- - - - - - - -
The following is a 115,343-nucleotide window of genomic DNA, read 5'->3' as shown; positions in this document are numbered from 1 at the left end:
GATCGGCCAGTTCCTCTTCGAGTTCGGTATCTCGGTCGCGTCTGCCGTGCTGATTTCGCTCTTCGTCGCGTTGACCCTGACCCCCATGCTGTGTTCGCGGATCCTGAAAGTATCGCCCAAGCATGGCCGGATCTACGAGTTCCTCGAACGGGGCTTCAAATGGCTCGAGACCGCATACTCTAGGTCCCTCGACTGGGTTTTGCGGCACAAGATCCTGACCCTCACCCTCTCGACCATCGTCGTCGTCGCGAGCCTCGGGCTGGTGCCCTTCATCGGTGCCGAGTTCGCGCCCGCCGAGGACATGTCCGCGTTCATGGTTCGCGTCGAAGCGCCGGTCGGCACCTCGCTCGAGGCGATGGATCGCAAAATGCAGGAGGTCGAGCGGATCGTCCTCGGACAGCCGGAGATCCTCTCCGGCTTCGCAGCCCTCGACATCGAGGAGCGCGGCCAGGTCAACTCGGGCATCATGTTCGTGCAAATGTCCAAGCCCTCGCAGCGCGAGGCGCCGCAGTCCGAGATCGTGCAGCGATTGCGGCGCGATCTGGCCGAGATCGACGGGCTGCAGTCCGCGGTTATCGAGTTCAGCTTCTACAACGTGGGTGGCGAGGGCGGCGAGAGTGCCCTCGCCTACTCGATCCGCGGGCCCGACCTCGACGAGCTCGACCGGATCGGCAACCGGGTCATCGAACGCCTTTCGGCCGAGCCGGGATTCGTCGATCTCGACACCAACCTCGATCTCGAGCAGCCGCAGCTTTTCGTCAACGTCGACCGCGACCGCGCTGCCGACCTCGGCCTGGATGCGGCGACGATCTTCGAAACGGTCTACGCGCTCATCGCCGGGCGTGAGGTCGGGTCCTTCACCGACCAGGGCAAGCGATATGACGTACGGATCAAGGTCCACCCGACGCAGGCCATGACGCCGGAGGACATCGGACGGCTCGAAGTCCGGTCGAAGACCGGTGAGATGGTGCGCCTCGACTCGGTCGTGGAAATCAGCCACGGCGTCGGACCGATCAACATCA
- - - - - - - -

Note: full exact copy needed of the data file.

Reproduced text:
The following is a 115,343-nucleotide window of genomic DNA, read 5'->3' as shown; positions in this document are numbered from 1 at the left end:
GATCGGCCAGTTCCTCTTCGAGTTCGGTATCTCGGTCGCGTCTGCCGTGCTGATTTCGCTCTTCGTCGCGTTGACCCTGACCCCCATGCTGTGTTCGCGGATCCTGAAAGTATCGCCCAAGCATGGCCGGATCTACGAGTTCCTCGAACGGGGCTTCAAATGGCTCGAGACCGCATACTCTAGGTCCCTCGACTGGGTTTTGCGGCACAAGATCCTGACCCTCACCCTCTCGACCATCGTCGTCGTCGCGAGCCTCGGGCTGGTGCCCTTCATCGGTGCCGAGTTCGCGCCCGCCGAGGACATGTCCGCGTTCATGGTTCGCGTCGAAGCGCCGGTCGGCACCTCGCTCGAGGCGATGGATCGCAAAATGCAGGAGGTCGAGCGGATCGTCCTCGGACAGCCGGAGATCCTCTCCGGCTTCGCAGCCCTCGACATCGAGGAGCGCGGCCAGGTCAACTCGGGCATCATGTTCGTGCAAATGTCCAAGCCCTCGCAGCGCGAGGCGCCGCAGTCCGAGATCGTGCAGCGATTGCGGCGCGATCTGGCCGAGATCGACGGGCTGCAGTCCGCGGTTATCGAGTTCAGCTTCTACAACGTGGGTGGCGAGGGCGGCGAGAGTGCCCTCGCCTACTCGATCCGCGGGCCCGACCTCGACGAGCTCGACCGGATCGGCAACCGGGTCATCGAACGCCTTTCGGCCGAGCCGGGATTCGTCGATCTCGACACCAACCTCGATCTCGAGCAGCCGCAGCTTTTCGTCAACGTCGACCGCGACCGCGCTGCCGACCTCGGCCTGGATGCGGCGACGATCTTCGAAACGGTCTACGCGCTCATCGCCGGGCGTGAGGTCGGGTCCTTCACCGACCAGGGCAAGCGATATGACGTACGGATCAAGGTCCACCCGACGCAGGCCATGACGCCGGAGGACATCGGACGGCTCGAAGTCCGGTCGAAGACCGGTGAGATGGTGCGCCTCGACTCGGTCGTGGAAATCAGCCACGGCGTCGGACCGATCAACATCA